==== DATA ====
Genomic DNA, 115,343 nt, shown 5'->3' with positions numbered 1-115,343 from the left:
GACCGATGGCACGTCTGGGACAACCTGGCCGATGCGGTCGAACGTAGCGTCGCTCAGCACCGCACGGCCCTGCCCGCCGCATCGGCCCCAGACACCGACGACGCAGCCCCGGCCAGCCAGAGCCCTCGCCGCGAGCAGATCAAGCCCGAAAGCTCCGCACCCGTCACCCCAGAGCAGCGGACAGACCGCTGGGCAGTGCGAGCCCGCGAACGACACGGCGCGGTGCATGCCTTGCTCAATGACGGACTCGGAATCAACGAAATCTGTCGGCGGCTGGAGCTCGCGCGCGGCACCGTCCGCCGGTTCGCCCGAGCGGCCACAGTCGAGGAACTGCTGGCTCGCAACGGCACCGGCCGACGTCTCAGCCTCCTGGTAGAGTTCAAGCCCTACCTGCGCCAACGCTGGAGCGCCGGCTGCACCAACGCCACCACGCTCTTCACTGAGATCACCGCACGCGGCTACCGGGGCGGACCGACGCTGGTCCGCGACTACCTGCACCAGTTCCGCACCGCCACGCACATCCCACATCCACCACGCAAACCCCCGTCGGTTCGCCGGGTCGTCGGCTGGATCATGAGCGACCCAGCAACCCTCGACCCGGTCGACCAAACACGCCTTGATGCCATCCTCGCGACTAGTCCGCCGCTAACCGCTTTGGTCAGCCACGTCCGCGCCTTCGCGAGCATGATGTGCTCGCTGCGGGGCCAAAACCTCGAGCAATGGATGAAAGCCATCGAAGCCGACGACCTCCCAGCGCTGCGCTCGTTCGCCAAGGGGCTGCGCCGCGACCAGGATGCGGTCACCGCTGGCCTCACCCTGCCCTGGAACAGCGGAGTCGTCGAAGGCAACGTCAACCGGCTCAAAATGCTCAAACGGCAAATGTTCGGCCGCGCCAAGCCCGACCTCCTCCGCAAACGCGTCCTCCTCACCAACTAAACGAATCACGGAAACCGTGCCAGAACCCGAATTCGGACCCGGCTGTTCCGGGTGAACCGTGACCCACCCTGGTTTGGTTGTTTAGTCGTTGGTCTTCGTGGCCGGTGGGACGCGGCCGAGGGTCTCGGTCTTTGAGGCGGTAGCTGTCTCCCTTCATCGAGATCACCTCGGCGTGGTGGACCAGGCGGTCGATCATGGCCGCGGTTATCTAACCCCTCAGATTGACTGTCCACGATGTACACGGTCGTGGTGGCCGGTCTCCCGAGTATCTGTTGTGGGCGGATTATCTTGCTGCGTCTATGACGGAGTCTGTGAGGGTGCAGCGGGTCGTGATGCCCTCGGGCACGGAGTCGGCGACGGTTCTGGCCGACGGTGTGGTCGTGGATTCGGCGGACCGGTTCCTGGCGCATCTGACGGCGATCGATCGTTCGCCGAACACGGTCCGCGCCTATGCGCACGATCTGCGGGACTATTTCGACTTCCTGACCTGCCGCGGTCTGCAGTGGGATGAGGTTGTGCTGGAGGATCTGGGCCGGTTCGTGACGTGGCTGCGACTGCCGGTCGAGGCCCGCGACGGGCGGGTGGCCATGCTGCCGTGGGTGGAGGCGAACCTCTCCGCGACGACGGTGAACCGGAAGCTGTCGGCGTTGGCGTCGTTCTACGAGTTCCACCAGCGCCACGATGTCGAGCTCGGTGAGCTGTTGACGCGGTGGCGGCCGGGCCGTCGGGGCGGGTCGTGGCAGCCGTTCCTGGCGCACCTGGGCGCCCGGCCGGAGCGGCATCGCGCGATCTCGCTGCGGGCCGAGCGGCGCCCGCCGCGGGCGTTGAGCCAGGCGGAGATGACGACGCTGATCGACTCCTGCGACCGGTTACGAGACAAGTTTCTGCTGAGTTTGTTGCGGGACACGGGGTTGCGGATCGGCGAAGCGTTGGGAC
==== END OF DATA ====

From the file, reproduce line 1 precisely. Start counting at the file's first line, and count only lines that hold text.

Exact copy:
Genomic DNA, 115,343 nt, shown 5'->3' with positions numbered 1-115,343 from the left: